Fewer Neopixels flicker more than lots of 'em

Good day to you all!
I cannot fathom why there are differences in my three almost identical circuits. Some flicker, some do not.

I'm looking for a way to make flicker"free" LED dimming and color changing to be filmed by a camera - specifically for a cinema camera running on 50fps. I know that PWM controlled LEDs inevitable leads to flickering (depending on the speed), but i want to be able to dim only 80-100% brightness or less. Even staying on 100% would be somewhat okay.

I build three seperate circuits, all of them almost identical.
I have three arduino micros controlling a bunch of Neopixels WS2812, powered by powerbanks. See fritzing below.
The only thing that differs is the amount of LEDs hooked up and the power supplies:

  • one uses 5 single Flora RGB Smart NeoPixels, Version 2 (powered by 2400mAh power bank)
  • one uses a 16 NeoPixel-Ring (powered by 2400mAh power bank)
  • the last uses 38 Neopixels in total, 14 "singles" soldered together with two 12 LED "rings". (powered by 10000mAh power bank)

The first test I did with the 38 LEDs surprised me, as it did not flicker even on lower brightnesses on camera @ 50fps.
The 5 LEDs and the 16 LEDs versions however, do flicker massively on any brightness, even 100%.


  • swapped the non-flickering 38 LEDs with the 5 LED version
  • swapped all the power banks around
  • different wire thicknesses did not matter (did flicker with small breadboard wires and also when soldered with thicker wires)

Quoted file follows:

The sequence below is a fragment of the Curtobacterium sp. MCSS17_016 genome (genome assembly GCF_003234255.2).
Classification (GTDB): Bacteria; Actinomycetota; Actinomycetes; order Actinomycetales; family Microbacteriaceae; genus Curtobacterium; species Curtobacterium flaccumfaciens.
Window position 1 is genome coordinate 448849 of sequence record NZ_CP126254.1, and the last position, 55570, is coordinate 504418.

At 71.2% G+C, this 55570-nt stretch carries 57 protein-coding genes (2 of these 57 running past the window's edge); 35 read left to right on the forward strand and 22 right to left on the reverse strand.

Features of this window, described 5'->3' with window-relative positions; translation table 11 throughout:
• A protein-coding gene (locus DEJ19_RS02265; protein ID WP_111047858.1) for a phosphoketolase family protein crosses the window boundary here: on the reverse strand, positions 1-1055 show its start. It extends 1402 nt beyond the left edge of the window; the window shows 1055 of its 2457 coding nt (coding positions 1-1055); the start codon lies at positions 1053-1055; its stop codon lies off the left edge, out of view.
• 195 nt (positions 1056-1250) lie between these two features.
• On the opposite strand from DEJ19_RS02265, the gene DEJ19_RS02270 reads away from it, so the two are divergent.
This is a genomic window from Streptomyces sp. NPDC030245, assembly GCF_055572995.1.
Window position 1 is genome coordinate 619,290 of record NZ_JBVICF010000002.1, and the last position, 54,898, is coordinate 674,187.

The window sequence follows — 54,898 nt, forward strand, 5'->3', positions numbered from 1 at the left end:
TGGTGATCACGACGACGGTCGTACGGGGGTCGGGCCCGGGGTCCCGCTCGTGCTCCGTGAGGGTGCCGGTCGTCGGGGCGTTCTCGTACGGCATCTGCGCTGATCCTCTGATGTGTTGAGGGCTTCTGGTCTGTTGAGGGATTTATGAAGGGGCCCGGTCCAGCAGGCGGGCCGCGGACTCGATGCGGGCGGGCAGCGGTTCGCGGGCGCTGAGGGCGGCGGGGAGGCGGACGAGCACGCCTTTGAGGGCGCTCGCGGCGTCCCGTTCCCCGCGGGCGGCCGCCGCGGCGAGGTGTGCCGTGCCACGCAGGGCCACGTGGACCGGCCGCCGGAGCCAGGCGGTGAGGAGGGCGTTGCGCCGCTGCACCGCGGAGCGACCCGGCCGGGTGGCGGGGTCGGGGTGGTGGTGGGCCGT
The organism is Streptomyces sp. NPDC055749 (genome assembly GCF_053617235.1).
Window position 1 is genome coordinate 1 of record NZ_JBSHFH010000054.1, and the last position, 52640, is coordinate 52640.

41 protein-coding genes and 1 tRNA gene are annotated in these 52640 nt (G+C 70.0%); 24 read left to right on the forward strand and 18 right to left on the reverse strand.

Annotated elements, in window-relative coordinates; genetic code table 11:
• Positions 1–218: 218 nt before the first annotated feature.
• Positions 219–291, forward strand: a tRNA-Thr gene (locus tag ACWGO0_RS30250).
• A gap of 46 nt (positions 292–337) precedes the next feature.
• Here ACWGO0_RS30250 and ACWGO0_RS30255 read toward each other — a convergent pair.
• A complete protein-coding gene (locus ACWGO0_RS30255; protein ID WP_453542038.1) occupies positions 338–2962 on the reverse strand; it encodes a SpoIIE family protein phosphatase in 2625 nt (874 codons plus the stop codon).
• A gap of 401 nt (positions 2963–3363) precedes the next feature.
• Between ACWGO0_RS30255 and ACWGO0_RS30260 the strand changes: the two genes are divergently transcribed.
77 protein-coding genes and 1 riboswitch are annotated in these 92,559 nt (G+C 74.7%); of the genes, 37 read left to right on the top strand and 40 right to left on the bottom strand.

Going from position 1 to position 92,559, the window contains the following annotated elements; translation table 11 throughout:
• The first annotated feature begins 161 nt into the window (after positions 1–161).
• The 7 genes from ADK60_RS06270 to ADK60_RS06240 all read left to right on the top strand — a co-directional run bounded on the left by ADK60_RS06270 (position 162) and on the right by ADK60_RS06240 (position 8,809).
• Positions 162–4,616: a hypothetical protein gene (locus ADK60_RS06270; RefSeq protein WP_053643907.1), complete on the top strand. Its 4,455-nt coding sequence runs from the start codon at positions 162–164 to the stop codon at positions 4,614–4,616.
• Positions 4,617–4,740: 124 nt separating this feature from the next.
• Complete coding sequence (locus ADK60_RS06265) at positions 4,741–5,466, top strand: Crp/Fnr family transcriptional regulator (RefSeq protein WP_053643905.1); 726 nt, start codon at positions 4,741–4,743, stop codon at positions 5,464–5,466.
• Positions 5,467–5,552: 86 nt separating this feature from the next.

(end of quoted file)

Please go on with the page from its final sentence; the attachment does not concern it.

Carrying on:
• On long cable to the LEDs (after about 30cm) it is recommended to use a 330Ohm resistor on data line. My cables are 10cm and shorter, i tried with and without, still flickers
  • run only 5 LEDs on the 38 LED version
  • run 38 LEDs on the 5 LED version
  • Tried to speed up the PWM signal (see comment in code at start of setup()) but i do not know if i am using this correctly or if this is even the right course of action

It seems to be the amount of LEDs matter for flickering LEDs on camera, the more the better.
Not the power banks, not my wiring, not the components.

How is it that fewer, physically attached NeoPixel flicker, and "lots" do not?
Is the flicker effect just not that good visible when 38 LEDs flicker simultaneously?
Or am I missing something else?

Thank you very much.
This is giving me a headache.

#include "Adafruit_NeoPixel.h"
#include <EEPROM.h>
#define PIN 9
#define LEDS 16  // 5, 16, 38
Adafruit_NeoPixel strip = Adafruit_NeoPixel(LEDS, PIN, NEO_GRB); 

const int buttonColor = 3;
const int buttonBrightness = 2;
const int ledPin =  13;

int buttonStateColor = 0;